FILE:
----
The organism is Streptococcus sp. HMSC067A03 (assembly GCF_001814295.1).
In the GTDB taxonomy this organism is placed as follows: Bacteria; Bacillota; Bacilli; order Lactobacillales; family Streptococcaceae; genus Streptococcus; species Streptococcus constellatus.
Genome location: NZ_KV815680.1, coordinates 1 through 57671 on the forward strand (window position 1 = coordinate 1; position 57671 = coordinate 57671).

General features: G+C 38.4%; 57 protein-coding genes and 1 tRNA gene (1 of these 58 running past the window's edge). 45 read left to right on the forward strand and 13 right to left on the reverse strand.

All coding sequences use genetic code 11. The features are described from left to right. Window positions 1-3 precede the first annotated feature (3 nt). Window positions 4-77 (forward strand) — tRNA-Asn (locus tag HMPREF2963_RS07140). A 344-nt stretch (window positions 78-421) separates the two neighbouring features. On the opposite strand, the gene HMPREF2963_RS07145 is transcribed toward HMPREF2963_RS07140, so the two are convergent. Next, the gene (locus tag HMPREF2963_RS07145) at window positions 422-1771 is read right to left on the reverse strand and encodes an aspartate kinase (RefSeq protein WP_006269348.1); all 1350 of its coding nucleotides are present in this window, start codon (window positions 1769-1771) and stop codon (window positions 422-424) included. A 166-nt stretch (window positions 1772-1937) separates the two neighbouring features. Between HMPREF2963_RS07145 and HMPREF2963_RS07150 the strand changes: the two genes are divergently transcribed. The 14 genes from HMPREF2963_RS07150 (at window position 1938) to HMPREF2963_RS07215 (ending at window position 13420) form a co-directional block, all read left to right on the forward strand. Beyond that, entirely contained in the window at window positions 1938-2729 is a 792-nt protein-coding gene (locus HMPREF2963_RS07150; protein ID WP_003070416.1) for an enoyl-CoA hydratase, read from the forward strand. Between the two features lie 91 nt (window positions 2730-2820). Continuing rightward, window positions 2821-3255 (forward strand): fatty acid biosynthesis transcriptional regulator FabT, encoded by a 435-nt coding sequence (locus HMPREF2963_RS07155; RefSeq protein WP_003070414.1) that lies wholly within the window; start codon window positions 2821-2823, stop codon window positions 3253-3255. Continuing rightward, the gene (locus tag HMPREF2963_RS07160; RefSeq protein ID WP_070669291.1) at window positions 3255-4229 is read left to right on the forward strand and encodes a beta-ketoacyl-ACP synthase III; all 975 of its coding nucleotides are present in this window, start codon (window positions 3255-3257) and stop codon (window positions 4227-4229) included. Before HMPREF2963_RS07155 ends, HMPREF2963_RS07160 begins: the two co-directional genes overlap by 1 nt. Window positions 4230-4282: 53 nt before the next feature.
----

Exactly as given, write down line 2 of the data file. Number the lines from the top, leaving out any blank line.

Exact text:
In the GTDB taxonomy this organism is placed as follows: Bacteria; Bacillota; Bacilli; order Lactobacillales; family Streptococcaceae; genus Streptococcus; species Streptococcus constellatus.